Bands like Norma Jean, Between The Buried And Me, Fear Before The March Of Flames and Misery Signals will unite together this fall for the first all-ages Radio Rebellion tour.

Bands like Norma Jean, Between The Buried And Me, Fear Before The March Of Flames and Misery Signals will unite together this fall for the first all-ages Radio Rebellion tour. Intended to showcase bands that have achieved a degree of commercial success without commercial radio airplay, the trek kicks off Oct. 6 in Nashville. The Fully Down and the Confession will alternate in the opening slot.

"This is not a 'F*ck you, radio' thing," says tour co-founder Graham Day. "We're looking to promote this niche of bands that have an insane fanbase, who are loyal and love music, in a very grassroots way, just as these bands have managed to gain a following in a grassroots way. All the bands combined [have] sold over 500,000 records without the aid of radio."

"We're looking to make premium club tour experience," he continues. "Norma Jean is one of the headliners at Ozzfest, which is great, but fans sometimes have to watch the bands from 20,000 people out. Warped Tour and Taste Of Chaos [tours] are during the other months, so October through December is the perfect time for us. "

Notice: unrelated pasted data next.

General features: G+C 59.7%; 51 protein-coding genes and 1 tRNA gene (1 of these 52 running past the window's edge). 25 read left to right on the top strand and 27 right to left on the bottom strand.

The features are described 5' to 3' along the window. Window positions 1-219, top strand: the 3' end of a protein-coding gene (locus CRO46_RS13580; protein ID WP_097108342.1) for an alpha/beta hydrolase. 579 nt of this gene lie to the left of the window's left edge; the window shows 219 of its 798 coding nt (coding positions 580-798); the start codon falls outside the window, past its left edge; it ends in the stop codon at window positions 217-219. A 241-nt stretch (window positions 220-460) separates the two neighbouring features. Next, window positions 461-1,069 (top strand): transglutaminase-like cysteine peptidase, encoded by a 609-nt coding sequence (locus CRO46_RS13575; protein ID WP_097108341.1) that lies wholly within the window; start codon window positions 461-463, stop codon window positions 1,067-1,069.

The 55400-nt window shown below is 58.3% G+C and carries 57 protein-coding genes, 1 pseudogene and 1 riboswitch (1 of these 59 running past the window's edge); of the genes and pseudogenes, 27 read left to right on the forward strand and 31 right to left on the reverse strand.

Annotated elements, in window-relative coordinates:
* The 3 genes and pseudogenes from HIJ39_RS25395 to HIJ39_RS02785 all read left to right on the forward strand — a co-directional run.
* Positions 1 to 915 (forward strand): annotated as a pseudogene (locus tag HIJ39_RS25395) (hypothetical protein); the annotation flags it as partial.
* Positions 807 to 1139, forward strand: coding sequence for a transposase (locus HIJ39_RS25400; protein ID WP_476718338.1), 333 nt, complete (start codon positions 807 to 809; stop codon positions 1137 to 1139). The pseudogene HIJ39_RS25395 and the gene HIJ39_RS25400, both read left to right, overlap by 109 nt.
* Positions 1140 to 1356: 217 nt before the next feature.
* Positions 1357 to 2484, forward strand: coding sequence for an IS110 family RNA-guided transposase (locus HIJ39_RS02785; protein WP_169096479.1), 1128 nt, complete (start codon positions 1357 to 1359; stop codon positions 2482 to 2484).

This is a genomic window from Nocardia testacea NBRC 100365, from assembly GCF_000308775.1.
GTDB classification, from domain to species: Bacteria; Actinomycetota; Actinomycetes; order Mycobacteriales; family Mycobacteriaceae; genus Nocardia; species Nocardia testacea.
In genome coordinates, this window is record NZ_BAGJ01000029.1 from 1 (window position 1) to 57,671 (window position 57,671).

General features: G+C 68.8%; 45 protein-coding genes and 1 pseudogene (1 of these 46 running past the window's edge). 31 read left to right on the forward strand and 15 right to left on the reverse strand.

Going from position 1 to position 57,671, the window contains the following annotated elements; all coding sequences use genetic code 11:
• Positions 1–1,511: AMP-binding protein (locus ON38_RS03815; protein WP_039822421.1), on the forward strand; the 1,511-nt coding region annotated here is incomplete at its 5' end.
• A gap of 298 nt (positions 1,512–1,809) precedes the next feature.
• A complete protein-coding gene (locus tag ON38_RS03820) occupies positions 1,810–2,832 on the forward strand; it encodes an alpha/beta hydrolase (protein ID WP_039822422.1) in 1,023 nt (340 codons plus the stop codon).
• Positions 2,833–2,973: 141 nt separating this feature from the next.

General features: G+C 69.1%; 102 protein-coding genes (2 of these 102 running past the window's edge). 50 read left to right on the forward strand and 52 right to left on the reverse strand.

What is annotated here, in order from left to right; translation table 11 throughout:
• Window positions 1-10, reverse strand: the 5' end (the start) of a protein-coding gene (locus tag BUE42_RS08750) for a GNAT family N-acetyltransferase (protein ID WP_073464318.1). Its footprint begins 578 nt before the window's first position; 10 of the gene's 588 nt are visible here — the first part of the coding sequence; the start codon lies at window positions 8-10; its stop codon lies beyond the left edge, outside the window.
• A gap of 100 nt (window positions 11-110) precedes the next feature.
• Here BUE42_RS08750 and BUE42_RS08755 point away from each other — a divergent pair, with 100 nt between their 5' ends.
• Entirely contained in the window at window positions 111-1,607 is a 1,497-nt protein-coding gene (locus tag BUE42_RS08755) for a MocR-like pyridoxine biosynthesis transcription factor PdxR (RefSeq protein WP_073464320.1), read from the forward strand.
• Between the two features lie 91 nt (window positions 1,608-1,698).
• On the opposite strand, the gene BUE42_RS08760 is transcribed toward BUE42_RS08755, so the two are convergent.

A ticket pre-sale begins Aug. 15 via MusicToday.com and a CD sampler of the touring bands will be available at Hot Topic stores and at the remaining Warped Tour shows. The full itinerary will be announced within the next few weeks on SmartPunk.com.

"Touring with something like Ozzfest makes you feel like you're the biggest band in the world, but a club show will kill an amphitheatre show any day," says Norma Jean lead singer Cory Brandon. "We hope to make new fans, since everybody's doing something different musically with totally different fan bases. This way, we're closer to them." Norma Jean's third full-length, "Redeemer," is due Sept. 12 via Solid State.

According to Day, the tour's founders hope to tweak the musical slant of the show with each bill, so that a variety of bands can play to their voracious, young audiences.

"Fundamentally, these are bands that have done enough to earn our attention. We want to build out this same idea to different kinds of musicians, who've captured an audience online, on tour, MySpace, whatever. It's intentionally undersized and all-ages so that we can keep it small and intimate," he says. "We want the bands to feel like they've gotten something out of it."